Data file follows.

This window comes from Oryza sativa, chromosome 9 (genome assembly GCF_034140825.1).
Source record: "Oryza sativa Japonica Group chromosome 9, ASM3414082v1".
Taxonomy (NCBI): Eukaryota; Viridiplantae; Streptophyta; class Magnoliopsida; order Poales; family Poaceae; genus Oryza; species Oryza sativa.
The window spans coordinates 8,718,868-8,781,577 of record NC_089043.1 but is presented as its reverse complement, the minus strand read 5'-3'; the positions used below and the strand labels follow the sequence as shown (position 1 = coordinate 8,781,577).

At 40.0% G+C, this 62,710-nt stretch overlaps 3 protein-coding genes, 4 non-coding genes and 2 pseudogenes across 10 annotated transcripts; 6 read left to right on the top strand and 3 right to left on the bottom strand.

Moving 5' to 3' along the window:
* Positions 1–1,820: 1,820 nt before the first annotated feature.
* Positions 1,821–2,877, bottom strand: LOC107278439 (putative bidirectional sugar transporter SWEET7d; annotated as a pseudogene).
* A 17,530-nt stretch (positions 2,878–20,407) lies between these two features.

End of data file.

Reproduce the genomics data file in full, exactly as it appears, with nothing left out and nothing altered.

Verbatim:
This window comes from Oryza sativa, chromosome 9 (genome assembly GCF_034140825.1).
Source record: "Oryza sativa Japonica Group chromosome 9, ASM3414082v1".
Taxonomy (NCBI): Eukaryota; Viridiplantae; Streptophyta; class Magnoliopsida; order Poales; family Poaceae; genus Oryza; species Oryza sativa.
The window spans coordinates 8,718,868-8,781,577 of record NC_089043.1 but is presented as its reverse complement, the minus strand read 5'-3'; the positions used below and the strand labels follow the sequence as shown (position 1 = coordinate 8,781,577).

At 40.0% G+C, this 62,710-nt stretch overlaps 3 protein-coding genes, 4 non-coding genes and 2 pseudogenes across 10 annotated transcripts; 6 read left to right on the top strand and 3 right to left on the bottom strand.

Moving 5' to 3' along the window:
* Positions 1–1,820: 1,820 nt before the first annotated feature.
* Positions 1,821–2,877, bottom strand: LOC107278439 (putative bidirectional sugar transporter SWEET7d; annotated as a pseudogene).
* A 17,530-nt stretch (positions 2,878–20,407) lies between these two features.